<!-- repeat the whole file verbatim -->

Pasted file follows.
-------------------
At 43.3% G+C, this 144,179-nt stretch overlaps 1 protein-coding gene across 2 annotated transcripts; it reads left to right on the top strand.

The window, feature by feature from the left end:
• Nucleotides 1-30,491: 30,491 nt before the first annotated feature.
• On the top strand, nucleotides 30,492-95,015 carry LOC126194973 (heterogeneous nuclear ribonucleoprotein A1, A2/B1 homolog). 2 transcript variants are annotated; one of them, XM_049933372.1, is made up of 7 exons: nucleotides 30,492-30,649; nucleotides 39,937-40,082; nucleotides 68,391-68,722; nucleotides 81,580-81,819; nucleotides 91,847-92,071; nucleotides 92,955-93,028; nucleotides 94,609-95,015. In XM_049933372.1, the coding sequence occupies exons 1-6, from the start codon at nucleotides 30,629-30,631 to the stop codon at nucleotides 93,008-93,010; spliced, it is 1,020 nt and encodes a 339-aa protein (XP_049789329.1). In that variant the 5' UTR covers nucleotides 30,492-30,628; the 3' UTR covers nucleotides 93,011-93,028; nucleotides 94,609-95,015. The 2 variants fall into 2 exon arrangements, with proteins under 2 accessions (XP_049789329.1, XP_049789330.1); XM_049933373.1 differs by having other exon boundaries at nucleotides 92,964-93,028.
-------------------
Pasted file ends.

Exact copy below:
At 43.3% G+C, this 144,179-nt stretch overlaps 1 protein-coding gene across 2 annotated transcripts; it reads left to right on the top strand.

The window, feature by feature from the left end:
• Nucleotides 1-30,491: 30,491 nt before the first annotated feature.
• On the top strand, nucleotides 30,492-95,015 carry LOC126194973 (heterogeneous nuclear ribonucleoprotein A1, A2/B1 homolog). 2 transcript variants are annotated; one of them, XM_049933372.1, is made up of 7 exons: nucleotides 30,492-30,649; nucleotides 39,937-40,082; nucleotides 68,391-68,722; nucleotides 81,580-81,819; nucleotides 91,847-92,071; nucleotides 92,955-93,028; nucleotides 94,609-95,015. In XM_049933372.1, the coding sequence occupies exons 1-6, from the start codon at nucleotides 30,629-30,631 to the stop codon at nucleotides 93,008-93,010; spliced, it is 1,020 nt and encodes a 339-aa protein (XP_049789329.1). In that variant the 5' UTR covers nucleotides 30,492-30,628; the 3' UTR covers nucleotides 93,011-93,028; nucleotides 94,609-95,015. The 2 variants fall into 2 exon arrangements, with proteins under 2 accessions (XP_049789329.1, XP_049789330.1); XM_049933373.1 differs by having other exon boundaries at nucleotides 92,964-93,028.